Purpose: The purpose of this study was to compare female runners with a history of stress fractures to matched runners who have no history of stress fractures to determine if differences existed in adolescent dairy intake, current dietary calcium intake, total energy, bone mineral density, and menstrual irregularities.
Methods: 27 female runners (aged 18-40) who had at least one stress fracture that had been diagnosed by a doctor were matched to a control sample of 32 female runners who were similar in age, weight, and fat free mass (FFM). Subjects visited the lab in the late follicular phase of their menstrual cycle and consented to a fasting blood draw for assessment of serum estradiol, serum intact parathyroid hormone (iPTH), and serum 25-hydroxyvitamin D (25-(OH)D). Bone measurements were performed by dual-energy x-ray absorptionmetry (DXA). Subjects answered a questionnaire on stress fracture history, training, menstrual status, and lifetime dairy intake, and they also completed a 3-day food record.
Results: Subjects did not differ in age, weight, height, FFM, body mass index, or training volume. Menstrual history and current menstrual characteristics were not significantly different between groups, nor were bone measurements at any sites. A greater number of stress fracture subjects were using calcium and/or vitamin D supplements compared to control subjects (p<0.05), and there was a trend for greater dietary calcium intake in control subjects (p=0.077). Previous and current servings of dairy intake did not differ between groups. However, in multiple linear regression, weekly servings of milk during middle school were a significant predictor (p<0.05) of BMD in the total femur, femoral neck, Ward’s triangle, and femoral shaft. Number of menstrual cycles in the previous year was a significant positive predictor of femoral neck BMD (p<0.05). Caffeine intake was significantly negatively correlated with BMD of the total femur, femoral neck, trochanter, and femoral shaft. Some training variables were significantly negatively associated with bone, including running pace and total femur, days run per week and 33% radius, and also hours spent exercising per week were negatively correlated with total body BMD, total body BMC, and lumbar spine BMD. Logistic regression was used to identify risk factors for stress fractures, from which two models were created. The first model included the number of years subjects had been running, regular or irregular menstrual history, total body BMD, current dietary calcium, serum 25-(OH)D, and body mass index. The second model included the percent of time subjects trained on hard ground, current dietary calcium, regular or irregular menstrual history, total body BMD, serum 25-(OH)D, and body mass index .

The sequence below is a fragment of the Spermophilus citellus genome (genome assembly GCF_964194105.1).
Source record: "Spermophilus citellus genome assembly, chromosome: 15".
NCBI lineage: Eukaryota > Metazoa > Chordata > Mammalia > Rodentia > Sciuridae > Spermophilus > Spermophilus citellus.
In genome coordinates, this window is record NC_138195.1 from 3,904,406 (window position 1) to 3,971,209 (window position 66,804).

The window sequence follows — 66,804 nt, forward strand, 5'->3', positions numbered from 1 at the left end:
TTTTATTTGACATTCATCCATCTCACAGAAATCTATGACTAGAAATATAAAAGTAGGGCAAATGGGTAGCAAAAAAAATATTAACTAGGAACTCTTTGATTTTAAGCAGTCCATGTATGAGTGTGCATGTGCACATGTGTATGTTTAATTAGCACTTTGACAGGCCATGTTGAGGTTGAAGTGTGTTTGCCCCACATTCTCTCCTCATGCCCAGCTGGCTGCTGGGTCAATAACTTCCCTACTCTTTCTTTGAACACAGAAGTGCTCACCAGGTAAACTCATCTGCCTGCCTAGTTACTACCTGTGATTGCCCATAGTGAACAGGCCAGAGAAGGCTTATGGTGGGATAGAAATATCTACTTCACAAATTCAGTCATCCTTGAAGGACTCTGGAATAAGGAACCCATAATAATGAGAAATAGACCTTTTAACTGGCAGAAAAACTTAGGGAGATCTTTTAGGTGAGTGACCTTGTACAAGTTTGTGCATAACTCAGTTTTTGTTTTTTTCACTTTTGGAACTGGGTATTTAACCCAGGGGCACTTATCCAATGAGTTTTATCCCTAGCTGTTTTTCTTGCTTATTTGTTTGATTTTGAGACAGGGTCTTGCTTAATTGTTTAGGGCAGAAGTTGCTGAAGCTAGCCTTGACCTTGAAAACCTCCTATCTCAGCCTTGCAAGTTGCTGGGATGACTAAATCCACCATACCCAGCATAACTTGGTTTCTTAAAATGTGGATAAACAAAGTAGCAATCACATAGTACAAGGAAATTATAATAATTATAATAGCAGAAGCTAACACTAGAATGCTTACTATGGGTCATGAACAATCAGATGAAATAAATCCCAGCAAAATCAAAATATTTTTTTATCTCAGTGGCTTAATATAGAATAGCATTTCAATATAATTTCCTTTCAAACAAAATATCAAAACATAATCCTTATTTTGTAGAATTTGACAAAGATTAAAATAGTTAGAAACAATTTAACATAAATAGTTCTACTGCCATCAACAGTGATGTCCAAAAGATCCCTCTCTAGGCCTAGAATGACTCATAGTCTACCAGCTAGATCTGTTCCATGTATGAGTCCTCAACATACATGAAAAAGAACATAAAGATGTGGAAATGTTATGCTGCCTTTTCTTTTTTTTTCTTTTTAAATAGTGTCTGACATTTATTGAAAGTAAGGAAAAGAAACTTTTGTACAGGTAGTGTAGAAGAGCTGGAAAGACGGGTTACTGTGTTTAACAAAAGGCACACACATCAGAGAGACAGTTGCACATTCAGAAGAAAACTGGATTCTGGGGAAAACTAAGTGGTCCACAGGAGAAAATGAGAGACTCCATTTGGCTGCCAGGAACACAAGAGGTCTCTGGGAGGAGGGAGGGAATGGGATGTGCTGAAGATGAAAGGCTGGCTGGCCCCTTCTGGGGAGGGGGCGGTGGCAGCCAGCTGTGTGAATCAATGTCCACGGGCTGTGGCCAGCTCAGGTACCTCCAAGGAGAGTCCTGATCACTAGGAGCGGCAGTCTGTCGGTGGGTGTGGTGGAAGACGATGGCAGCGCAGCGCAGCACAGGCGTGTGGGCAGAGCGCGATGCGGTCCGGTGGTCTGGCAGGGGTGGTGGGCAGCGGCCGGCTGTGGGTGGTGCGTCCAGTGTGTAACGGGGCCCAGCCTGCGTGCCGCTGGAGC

Conclusions: Although no significant differences in BMD of various skeletal sites emerged between female runners with and without stress fractures, higher dairy intake during adolescent years, especially middle school milk servings, was highly positively correlated with BMD. Additionally, caffeine intake and training variables were negatively associated with BMD. These results show that adolescent dairy intake contributes to accumulation of bone mass, although improved BMD alone may not be protective against the development of stress fractures later in life. Combined risk factors for stress fractures that emerged in logistic regression included longer running history, training predominantly on a hard surface, irregular menstrual history, lower dietary calcium intake, reduced serum 25-(OH)D, and lower total body BMD.